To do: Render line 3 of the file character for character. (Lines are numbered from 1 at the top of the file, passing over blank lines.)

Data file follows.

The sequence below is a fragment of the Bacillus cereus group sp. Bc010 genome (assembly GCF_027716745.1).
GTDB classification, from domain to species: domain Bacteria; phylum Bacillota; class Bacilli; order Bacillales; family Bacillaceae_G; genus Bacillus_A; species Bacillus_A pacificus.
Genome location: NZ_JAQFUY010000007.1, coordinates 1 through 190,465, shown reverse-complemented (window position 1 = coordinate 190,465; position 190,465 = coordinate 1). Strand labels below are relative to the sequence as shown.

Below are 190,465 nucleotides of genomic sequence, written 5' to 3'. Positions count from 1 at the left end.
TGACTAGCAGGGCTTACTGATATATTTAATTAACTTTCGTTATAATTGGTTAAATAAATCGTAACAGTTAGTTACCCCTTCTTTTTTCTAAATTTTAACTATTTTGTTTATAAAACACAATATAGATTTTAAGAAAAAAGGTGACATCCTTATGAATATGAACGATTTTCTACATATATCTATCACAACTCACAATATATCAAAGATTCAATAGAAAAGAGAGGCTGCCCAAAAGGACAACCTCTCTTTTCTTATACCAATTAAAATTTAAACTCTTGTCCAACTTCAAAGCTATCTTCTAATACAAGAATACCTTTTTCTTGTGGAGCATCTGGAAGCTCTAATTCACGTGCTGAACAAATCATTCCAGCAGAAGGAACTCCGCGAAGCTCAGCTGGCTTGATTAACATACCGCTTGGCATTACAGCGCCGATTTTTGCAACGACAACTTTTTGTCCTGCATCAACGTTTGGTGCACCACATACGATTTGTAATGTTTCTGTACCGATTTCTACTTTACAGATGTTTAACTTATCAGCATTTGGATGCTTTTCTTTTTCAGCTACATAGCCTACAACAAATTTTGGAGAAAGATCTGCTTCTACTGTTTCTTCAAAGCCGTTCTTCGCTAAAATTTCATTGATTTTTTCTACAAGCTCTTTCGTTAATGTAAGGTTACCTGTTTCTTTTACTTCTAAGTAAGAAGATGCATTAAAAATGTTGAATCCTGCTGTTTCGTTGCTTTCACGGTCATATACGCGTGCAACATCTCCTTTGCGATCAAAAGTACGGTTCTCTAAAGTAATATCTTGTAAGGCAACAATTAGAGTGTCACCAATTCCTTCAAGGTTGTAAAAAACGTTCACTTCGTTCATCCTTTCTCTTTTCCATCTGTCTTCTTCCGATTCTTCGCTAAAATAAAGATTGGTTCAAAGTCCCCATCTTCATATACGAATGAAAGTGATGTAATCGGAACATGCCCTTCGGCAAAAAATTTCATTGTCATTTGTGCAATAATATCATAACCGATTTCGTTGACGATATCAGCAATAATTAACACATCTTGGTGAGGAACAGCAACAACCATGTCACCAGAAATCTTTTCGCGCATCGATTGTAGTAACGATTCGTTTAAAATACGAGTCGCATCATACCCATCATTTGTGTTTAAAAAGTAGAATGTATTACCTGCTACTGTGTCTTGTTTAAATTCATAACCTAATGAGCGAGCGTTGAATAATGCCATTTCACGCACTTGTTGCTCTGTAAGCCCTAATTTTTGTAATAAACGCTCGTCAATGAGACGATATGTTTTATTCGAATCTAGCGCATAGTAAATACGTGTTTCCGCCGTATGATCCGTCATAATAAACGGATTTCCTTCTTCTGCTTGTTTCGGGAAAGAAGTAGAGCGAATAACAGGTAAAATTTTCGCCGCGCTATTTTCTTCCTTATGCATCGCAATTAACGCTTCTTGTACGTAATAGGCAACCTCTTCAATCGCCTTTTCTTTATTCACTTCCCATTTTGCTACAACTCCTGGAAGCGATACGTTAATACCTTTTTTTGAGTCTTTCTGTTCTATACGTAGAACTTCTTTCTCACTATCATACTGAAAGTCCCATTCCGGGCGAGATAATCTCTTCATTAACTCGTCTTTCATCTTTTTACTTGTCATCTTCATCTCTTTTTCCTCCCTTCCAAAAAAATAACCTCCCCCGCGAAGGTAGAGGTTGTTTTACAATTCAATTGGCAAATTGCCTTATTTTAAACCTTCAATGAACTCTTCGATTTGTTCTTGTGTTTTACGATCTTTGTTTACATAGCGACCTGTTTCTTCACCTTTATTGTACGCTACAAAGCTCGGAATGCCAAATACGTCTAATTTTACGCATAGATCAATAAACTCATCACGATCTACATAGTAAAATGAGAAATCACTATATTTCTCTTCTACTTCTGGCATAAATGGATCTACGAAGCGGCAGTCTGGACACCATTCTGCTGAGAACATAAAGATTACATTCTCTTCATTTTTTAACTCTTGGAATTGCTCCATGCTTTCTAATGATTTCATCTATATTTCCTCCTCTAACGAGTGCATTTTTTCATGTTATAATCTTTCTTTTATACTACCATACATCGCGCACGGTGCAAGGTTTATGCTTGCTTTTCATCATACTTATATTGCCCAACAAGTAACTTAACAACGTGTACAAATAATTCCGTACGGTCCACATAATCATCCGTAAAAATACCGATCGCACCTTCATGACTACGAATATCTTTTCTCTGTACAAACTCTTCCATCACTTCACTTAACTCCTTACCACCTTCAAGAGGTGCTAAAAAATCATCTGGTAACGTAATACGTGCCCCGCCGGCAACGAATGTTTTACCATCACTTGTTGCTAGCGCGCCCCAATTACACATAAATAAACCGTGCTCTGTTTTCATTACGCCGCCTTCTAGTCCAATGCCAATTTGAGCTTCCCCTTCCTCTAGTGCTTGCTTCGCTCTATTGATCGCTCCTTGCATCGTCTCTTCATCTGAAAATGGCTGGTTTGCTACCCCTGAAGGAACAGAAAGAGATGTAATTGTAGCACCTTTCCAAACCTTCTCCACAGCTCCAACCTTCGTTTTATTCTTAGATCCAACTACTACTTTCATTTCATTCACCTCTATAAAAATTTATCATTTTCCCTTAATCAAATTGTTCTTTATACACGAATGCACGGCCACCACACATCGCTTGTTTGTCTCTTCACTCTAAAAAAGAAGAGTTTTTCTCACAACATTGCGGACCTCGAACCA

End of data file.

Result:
Genome location: NZ_JAQFUY010000007.1, coordinates 1 through 190,465, shown reverse-complemented (window position 1 = coordinate 190,465; position 190,465 = coordinate 1). Strand labels below are relative to the sequence as shown.